Will the Haughtiness of Humans Lead To Our Demise?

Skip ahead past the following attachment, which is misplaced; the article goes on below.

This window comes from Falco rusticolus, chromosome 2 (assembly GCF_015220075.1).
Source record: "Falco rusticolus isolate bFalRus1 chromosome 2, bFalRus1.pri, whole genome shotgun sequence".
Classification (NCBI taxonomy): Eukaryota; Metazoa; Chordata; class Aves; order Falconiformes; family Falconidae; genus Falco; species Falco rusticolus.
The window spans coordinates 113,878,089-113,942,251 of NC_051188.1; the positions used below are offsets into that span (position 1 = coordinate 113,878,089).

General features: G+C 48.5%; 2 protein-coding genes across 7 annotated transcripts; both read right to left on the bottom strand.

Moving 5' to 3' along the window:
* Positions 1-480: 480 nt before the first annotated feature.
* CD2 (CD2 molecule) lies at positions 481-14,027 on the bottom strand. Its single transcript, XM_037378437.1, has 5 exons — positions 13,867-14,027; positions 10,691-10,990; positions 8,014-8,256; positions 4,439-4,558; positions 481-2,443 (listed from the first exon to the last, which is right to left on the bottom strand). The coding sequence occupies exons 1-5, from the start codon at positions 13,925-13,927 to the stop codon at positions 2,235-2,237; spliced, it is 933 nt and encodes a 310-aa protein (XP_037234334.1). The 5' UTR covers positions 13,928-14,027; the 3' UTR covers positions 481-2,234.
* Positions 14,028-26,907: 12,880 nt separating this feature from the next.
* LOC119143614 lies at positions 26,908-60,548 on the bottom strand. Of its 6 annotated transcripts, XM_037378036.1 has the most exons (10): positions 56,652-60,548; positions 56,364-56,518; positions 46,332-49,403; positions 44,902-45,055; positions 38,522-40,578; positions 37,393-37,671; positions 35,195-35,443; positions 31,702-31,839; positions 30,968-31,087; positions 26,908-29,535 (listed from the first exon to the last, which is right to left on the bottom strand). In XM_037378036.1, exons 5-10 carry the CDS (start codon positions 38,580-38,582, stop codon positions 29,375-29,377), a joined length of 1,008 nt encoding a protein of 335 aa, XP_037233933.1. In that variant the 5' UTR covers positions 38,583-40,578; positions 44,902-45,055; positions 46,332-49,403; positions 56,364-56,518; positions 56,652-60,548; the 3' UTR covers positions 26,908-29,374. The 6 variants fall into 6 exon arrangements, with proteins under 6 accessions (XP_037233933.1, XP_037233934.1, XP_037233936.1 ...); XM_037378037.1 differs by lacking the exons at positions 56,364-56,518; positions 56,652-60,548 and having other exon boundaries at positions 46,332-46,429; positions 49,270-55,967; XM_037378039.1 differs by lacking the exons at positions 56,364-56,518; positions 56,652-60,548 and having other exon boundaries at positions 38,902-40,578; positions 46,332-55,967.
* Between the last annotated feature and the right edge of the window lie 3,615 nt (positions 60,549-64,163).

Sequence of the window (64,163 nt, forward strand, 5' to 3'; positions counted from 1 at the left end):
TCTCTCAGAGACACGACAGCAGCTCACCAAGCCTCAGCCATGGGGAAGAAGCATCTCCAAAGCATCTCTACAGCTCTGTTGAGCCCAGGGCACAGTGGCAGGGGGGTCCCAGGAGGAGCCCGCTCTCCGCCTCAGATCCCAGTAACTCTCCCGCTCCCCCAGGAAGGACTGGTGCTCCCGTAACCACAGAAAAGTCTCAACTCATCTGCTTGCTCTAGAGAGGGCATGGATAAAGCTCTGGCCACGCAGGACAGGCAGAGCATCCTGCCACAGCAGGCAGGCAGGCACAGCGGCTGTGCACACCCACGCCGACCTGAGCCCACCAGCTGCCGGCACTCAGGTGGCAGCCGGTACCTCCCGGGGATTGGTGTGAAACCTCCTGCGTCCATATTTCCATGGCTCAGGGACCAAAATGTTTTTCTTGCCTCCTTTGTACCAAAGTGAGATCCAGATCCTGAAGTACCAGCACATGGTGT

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As long as humans have existed, weapons too have existed. Ranging from the simple bow-and-arrow from the Native Americans, to the advanced pistol of the Europeans, weapons have existed for as long as history can tell. Due to the reasons like this, we humans have placed ourselves on the top of the social hierarchy while simple, “weak” organisms have been placed on the bottom. This idea is loosely present in the novel The War of the Worlds by H. G. Wells, where the human race is invaded by aliens from the planet Mars, called Martians. Although we have placed ourselves on the top of the social hierarchy, Wells argues that even though we have such advanced weapons, an entity exists that could prove formidable against humans. Even through human means and weapons, ignorance exists which leads to the downfall of humans and the pyramid of the social hierarchy being flipped, with the weakest proliferating and strongest dissipating. As interesting as a Martian may sound to the curious, how would one approach a being from a different planet? If ignorance dominated, perhaps the first move would be to eliminate them before they eliminate us. This method, if the narrator had seen the future, could have saved many people’s lives. However, the first attempt to show we mean no harm. “… I noted a little black knot of men, the foremost of whom was waving white flag.” (Wells, 26) Although the idea was that “…by approaching them with signals, [we would show] that we too were intelligent…” (Wells, 26) This proves to be unsuccessful, leading to the death of the small knot of men. After much destruction, humans try a fervent attempt to fight back. “It was only about five, however, that a field gun reached Chobham for use against the first body of Mart... ... middle of paper ... ... accepting the idea aliens will not cause humans to become any smarter, Wells personifies the Martians as reality. Fiction is meant to be an imaginary work. It expands the writer’s mind, and lets the juices of imagination flow onto paper. This novel, while being science fiction, proves to be a satire of human nature. In the novel, we are too proud to believe in Martians, and too haughty to think of the Martians as formidable. The irony in the smallest matter of life having the capacity to eliminate an opponent that Homo sapiens were unable to is an example of what Wells argued for. When speaking of society, it can easily be compared to the rich and the poor, an unalienable correlation where the rich cannot survive without the poor and humans cannot survive without bacteria. Works Cited Wells, H. G. The War of the Worlds. New York: Signet Classics, 2007. Print.

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